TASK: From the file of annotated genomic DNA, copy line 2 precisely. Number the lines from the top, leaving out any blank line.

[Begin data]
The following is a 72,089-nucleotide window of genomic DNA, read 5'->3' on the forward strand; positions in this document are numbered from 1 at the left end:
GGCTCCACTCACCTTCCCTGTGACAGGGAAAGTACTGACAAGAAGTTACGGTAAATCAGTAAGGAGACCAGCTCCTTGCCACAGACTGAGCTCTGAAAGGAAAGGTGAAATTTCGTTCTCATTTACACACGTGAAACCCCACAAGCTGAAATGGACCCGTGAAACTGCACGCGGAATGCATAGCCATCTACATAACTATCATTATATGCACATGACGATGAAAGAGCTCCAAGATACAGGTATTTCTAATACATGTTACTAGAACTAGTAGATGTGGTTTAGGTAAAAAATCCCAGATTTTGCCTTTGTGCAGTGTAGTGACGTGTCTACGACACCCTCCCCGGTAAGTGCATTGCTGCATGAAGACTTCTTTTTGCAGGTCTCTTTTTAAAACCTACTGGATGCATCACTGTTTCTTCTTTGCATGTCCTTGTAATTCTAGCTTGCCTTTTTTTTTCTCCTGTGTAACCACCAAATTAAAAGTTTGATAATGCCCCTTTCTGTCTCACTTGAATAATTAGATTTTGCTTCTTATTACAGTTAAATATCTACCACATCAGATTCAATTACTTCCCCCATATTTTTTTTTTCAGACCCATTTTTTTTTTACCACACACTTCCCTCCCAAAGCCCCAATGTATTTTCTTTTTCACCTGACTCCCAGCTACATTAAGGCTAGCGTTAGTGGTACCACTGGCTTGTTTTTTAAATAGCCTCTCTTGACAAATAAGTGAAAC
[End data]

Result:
GGCTCCACTCACCTTCCCTGTGACAGGGAAAGTACTGACAAGAAGTTACGGTAAATCAGTAAGGAGACCAGCTCCTTGCCACAGACTGAGCTCTGAAAGGAAAGGTGAAATTTCGTTCTCATTTACACACGTGAAACCCCACAAGCTGAAATGGACCCGTGAAACTGCACGCGGAATGCATAGCCATCTACATAACTATCATTATATGCACATGACGATGAAAGAGCTCCAAGATACAGGTATTTCTAATACATGTTACTAGAACTAGTAGATGTGGTTTAGGTAAAAAATCCCAGATTTTGCCTTTGTGCAGTGTAGTGACGTGTCTACGACACCCTCCCCGGTAAGTGCATTGCTGCATGAAGACTTCTTTTTGCAGGTCTCTTTTTAAAACCTACTGGATGCATCACTGTTTCTTCTTTGCATGTCCTTGTAATTCTAGCTTGCCTTTTTTTTTCTCCTGTGTAACCACCAAATTAAAAGTTTGATAATGCCCCTTTCTGTCTCACTTGAATAATTAGATTTTGCTTCTTATTACAGTTAAATATCTACCACATCAGATTCAATTACTTCCCCCATATTTTTTTTTTCAGACCCATTTTTTTTTTACCACACACTTCCCTCCCAAAGCCCCAATGTATTTTCTTTTTCACCTGACTCCCAGCTACATTAAGGCTAGCGTTAGTGGTACCACTGGCTTGTTTTTTAAATAGCCTCTCTTGACAAATAAGTGAAAC